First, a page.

The other day, I came across a t-shirt that read “I’ll pay more for good design.” Now granted, I found it on a site I’d gotten from CoolHunter as I was looking for Hanukkah gifts, and the store was in Brooklyn and all that.
(For those of you not in NYC, there’s a not-all-that-inaccurate stereotype of a certain type of Brooklynite who works in an arts/media related field, doesn’t make a whole lot of money, but who asserts his/her superiority over the Wall Street crew by “paying more for good design.”)
It set me to thinking though about how much design matters. I recently did a post on Dell’s agency search where I noted that The Real Digital Revolution had made advertising somewhat secondary to actual product performance and design, both of which can easily be researched on the interweb. I heard back from a VP at Dell who was very excited to tell me (and my readers) all about the hot new product designer they’d just hired. And I remember thinking “Oh, okay. He gets it.”
At a time when so many products have become mere commodities and when advertising doesn’t have the effect it once did, design is the best way to differentiate yourself from the pack. And, hipster t-shirts notwithstanding, people will pay more for good design, because good design has a halo effect and makes the product seem more valuable.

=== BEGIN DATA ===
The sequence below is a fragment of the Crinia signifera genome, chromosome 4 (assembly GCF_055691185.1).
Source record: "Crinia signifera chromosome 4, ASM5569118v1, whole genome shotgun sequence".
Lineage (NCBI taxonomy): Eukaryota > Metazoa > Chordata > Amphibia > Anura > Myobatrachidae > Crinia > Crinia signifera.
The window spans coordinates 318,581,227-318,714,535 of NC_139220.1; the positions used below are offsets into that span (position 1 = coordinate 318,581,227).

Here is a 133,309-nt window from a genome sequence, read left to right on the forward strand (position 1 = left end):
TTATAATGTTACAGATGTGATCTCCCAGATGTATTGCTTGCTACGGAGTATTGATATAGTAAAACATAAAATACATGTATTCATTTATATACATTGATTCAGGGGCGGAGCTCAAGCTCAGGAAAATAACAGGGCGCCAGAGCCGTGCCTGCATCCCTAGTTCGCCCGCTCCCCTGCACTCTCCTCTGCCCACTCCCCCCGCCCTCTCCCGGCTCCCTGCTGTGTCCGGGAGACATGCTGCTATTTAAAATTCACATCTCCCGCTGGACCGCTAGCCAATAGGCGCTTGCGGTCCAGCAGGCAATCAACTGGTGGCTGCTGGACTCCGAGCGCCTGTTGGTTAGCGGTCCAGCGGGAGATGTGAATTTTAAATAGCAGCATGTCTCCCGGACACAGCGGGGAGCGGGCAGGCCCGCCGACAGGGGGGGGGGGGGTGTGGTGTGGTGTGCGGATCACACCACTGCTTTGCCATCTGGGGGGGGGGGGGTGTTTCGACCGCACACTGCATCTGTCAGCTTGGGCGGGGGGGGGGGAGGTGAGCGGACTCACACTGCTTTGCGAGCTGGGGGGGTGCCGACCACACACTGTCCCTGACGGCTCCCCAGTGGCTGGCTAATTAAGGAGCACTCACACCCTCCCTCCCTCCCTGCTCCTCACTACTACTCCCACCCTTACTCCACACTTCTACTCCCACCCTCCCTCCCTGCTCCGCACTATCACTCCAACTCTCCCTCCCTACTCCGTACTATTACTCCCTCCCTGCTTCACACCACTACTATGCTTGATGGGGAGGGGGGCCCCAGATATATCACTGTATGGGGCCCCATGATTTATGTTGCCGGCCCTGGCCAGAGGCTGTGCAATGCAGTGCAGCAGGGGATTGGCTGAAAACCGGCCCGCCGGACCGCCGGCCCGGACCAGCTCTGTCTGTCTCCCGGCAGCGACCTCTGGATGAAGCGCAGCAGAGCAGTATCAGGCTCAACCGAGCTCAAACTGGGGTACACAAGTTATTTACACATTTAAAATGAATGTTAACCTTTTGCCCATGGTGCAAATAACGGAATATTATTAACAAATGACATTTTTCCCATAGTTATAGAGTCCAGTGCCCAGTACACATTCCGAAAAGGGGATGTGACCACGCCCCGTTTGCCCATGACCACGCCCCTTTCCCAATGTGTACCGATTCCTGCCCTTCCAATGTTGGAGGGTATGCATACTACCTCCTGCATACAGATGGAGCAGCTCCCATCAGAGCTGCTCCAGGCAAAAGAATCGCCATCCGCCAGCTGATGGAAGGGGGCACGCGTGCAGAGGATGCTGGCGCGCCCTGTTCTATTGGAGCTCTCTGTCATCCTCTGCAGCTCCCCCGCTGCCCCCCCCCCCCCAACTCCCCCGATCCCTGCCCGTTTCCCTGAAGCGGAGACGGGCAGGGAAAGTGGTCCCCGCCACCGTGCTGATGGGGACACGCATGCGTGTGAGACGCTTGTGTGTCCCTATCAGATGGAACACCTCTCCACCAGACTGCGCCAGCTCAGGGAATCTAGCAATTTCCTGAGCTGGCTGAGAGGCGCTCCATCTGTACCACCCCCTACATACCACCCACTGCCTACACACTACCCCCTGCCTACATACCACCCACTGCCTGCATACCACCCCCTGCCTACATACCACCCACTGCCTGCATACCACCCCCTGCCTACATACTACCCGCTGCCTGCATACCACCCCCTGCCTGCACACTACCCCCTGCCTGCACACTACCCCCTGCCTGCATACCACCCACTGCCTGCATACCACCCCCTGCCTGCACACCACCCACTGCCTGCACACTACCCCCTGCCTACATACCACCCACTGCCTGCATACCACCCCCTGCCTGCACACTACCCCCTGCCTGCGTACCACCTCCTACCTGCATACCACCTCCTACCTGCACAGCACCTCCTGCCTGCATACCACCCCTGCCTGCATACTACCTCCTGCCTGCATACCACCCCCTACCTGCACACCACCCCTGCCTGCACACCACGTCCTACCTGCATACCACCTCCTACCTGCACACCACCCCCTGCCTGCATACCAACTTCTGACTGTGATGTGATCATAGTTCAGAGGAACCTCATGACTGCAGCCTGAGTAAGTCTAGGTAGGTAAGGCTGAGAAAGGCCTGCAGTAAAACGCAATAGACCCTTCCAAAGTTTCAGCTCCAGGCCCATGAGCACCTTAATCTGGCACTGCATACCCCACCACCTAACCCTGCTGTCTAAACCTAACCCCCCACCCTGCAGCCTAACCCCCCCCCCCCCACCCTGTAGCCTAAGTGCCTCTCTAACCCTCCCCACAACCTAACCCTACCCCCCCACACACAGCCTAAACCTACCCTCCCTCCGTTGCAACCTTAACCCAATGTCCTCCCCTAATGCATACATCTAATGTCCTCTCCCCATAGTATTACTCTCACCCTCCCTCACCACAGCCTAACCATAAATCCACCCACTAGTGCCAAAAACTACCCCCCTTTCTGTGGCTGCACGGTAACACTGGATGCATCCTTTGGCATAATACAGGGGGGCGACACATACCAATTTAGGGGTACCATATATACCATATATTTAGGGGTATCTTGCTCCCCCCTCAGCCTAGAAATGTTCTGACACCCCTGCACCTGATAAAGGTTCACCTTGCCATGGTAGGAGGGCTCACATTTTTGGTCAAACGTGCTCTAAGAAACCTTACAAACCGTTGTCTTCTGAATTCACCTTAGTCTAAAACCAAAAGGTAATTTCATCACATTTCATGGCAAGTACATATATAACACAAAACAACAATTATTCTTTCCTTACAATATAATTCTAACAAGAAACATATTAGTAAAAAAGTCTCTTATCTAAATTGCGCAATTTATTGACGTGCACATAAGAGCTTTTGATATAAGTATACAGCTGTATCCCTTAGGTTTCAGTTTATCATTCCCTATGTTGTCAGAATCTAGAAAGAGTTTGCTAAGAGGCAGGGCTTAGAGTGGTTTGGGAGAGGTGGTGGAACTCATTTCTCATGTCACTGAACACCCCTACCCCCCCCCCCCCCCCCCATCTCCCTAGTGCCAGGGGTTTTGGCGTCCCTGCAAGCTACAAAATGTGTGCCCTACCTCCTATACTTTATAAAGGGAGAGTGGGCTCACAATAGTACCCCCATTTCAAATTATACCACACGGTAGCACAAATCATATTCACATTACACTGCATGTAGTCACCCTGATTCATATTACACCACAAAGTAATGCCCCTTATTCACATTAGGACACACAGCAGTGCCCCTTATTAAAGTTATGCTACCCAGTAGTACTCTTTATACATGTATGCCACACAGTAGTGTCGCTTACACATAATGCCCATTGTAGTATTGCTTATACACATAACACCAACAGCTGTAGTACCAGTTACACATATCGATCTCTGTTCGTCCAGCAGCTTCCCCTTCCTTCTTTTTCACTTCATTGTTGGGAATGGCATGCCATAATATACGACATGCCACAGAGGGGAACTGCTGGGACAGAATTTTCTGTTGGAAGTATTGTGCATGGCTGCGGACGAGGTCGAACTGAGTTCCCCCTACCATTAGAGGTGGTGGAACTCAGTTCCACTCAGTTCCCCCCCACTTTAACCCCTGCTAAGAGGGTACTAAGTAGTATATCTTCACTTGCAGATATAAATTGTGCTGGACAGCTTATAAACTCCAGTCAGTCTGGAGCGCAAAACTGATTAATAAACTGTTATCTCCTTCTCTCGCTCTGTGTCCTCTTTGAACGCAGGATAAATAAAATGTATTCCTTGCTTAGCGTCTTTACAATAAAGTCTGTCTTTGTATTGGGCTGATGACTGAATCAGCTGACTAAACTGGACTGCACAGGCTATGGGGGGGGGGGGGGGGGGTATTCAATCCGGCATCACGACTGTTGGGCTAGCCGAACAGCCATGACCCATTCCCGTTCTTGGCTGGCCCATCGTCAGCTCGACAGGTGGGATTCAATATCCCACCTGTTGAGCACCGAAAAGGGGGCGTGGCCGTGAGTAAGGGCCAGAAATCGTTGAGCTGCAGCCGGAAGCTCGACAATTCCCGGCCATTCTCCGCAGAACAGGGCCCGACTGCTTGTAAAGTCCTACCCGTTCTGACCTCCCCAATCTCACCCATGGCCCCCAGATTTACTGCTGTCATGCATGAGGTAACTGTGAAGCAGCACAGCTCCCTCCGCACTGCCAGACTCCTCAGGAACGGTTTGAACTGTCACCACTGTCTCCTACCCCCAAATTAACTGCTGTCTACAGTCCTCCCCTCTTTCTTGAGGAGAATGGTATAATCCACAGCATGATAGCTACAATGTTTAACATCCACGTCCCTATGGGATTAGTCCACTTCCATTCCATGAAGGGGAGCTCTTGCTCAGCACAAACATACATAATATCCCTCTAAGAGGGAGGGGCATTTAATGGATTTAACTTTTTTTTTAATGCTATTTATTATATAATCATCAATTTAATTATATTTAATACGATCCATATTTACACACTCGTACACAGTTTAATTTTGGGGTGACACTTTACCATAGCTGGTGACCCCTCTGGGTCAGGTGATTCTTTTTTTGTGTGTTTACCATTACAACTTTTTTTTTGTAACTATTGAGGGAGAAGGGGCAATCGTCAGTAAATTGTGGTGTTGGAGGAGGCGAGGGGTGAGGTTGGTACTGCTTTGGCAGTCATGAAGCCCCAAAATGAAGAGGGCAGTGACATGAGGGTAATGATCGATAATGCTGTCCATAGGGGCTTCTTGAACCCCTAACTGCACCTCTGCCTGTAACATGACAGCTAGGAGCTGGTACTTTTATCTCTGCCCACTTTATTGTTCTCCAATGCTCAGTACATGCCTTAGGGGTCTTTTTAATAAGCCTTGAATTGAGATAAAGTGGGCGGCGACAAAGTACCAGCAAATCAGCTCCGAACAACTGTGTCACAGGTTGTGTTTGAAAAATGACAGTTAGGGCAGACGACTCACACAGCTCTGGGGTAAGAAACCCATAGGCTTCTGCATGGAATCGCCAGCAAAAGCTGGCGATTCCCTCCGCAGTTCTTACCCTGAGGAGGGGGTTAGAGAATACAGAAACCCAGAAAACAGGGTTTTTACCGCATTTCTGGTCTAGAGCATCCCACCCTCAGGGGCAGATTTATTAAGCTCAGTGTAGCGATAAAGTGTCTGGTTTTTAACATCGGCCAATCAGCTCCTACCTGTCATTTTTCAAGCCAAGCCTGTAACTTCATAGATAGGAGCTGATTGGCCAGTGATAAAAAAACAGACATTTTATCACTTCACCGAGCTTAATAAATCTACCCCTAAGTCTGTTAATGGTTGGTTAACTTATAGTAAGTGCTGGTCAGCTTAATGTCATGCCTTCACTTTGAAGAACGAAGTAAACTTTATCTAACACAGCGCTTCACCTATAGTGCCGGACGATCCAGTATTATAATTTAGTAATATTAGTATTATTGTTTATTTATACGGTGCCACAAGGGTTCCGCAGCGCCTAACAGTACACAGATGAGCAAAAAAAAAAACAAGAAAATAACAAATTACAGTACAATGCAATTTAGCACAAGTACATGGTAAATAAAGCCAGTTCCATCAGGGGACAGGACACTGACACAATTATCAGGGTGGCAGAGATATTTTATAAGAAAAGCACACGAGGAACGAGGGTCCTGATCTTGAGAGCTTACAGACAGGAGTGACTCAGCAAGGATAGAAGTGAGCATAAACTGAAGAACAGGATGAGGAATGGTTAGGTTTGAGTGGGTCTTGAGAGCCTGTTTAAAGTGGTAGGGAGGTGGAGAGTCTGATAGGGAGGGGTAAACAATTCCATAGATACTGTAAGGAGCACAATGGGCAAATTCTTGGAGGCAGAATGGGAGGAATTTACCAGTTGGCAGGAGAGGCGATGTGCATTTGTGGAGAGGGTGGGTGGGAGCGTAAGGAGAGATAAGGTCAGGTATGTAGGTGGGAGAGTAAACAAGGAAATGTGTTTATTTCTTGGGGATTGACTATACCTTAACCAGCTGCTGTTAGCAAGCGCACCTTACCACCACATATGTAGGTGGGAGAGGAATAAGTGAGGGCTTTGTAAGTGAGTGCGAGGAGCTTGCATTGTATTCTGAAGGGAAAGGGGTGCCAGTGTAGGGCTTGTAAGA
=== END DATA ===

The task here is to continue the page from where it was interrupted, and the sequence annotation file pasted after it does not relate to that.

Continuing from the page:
Good design isn’t limited to products, either. Stores can have good design (Starbucks, Whole Foods) and so can airlines (Virgin, Jet Blue). The message of good design is that “we’re thinking about you, our customer. We’re designing a product that you’ll feel good about.” It’s how companies can differentiate themselves these days and it’s more valuable than any kind of advertising or 2.0 trick out there.
Simply put, design is the new advertising.